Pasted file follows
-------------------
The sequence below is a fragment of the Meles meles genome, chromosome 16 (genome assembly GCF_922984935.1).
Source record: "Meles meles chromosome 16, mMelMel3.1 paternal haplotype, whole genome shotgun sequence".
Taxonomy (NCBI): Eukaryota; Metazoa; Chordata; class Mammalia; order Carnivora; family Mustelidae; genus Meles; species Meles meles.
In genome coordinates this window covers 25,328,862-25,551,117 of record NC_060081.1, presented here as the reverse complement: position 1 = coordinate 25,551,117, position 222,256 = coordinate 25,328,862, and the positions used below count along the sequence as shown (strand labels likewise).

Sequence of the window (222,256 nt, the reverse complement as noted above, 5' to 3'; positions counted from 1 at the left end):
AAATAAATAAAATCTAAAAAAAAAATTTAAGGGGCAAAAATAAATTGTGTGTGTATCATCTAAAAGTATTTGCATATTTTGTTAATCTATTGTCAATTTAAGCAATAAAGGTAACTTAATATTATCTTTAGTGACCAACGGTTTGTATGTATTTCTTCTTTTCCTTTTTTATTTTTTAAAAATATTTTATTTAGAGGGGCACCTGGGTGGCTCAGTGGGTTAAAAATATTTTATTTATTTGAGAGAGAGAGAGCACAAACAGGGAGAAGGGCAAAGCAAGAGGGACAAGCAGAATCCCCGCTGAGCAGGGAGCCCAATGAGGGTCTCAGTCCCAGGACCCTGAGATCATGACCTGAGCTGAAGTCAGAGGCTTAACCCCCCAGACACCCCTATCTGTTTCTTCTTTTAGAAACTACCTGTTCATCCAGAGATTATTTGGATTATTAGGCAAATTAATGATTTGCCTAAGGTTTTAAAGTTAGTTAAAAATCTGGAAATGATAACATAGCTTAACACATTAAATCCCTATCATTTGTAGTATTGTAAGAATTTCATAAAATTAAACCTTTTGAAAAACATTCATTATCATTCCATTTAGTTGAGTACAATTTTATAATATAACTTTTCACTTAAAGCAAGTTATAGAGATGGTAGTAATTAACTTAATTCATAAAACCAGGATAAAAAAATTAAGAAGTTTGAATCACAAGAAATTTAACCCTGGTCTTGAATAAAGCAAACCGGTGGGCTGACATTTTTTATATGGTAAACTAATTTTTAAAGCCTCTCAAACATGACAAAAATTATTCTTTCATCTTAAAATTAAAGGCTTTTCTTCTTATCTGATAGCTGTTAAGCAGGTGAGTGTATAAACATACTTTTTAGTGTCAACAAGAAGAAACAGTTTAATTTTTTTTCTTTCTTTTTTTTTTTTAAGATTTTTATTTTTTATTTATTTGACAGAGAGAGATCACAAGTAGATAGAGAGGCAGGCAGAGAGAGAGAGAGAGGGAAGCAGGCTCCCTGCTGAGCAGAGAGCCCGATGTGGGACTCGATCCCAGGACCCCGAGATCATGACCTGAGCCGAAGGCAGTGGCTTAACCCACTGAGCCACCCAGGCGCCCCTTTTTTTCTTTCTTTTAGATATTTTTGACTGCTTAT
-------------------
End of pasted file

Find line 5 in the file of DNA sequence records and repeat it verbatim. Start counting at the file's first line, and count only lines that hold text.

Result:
Sequence of the window (222,256 nt, the reverse complement as noted above, 5' to 3'; positions counted from 1 at the left end):